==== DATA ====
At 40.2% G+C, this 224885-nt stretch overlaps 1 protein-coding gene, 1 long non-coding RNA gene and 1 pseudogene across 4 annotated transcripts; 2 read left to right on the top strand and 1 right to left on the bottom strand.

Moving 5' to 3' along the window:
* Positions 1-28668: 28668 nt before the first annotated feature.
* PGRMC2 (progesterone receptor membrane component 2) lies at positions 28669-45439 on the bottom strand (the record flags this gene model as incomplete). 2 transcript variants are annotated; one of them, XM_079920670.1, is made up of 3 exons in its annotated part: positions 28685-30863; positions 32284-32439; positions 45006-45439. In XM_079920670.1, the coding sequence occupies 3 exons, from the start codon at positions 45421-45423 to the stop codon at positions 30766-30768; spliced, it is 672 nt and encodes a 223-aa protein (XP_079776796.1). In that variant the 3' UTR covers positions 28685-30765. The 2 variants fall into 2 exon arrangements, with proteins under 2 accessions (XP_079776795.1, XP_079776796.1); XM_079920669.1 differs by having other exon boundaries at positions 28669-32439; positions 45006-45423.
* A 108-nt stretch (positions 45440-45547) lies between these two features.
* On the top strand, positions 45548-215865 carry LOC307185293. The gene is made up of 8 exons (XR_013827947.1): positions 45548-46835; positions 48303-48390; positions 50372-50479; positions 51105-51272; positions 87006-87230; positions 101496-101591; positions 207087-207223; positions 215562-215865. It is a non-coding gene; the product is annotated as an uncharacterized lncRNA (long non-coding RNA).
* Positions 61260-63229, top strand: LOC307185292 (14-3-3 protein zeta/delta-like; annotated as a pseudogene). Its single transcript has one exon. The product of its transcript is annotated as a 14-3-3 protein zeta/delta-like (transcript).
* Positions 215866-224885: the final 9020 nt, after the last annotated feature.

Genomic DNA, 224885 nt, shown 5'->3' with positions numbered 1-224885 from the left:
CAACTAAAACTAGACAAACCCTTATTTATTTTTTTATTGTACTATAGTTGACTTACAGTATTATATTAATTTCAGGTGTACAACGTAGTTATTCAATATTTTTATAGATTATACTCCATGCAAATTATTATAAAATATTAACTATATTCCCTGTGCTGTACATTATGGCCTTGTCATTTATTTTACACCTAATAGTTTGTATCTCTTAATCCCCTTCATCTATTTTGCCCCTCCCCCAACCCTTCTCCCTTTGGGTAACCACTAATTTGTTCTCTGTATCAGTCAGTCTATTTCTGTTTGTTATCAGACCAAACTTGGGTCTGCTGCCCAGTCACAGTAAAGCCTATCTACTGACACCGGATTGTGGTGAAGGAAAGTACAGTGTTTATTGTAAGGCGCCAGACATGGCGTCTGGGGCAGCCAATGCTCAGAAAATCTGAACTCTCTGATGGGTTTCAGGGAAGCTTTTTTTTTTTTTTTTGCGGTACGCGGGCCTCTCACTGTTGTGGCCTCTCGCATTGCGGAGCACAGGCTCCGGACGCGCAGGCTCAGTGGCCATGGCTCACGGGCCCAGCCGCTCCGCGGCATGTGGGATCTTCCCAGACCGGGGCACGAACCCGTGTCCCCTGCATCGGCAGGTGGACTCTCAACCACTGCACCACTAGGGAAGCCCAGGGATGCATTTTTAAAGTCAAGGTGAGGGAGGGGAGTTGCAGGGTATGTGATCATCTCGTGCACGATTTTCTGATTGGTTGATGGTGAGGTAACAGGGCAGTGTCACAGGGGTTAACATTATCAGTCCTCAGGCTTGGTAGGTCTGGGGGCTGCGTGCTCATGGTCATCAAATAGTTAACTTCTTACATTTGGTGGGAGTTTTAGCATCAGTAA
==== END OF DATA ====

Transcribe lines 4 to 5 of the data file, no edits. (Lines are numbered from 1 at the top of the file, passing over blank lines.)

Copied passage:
* PGRMC2 (progesterone receptor membrane component 2) lies at positions 28669-45439 on the bottom strand (the record flags this gene model as incomplete). 2 transcript variants are annotated; one of them, XM_079920670.1, is made up of 3 exons in its annotated part: positions 28685-30863; positions 32284-32439; positions 45006-45439. In XM_079920670.1, the coding sequence occupies 3 exons, from the start codon at positions 45421-45423 to the stop codon at positions 30766-30768; spliced, it is 672 nt and encodes a 223-aa protein (XP_079776796.1). In that variant the 3' UTR covers positions 28685-30765. The 2 variants fall into 2 exon arrangements, with proteins under 2 accessions (XP_079776795.1, XP_079776796.1); XM_079920669.1 differs by having other exon boundaries at positions 28669-32439; positions 45006-45423.
* A 108-nt stretch (positions 45440-45547) lies between these two features.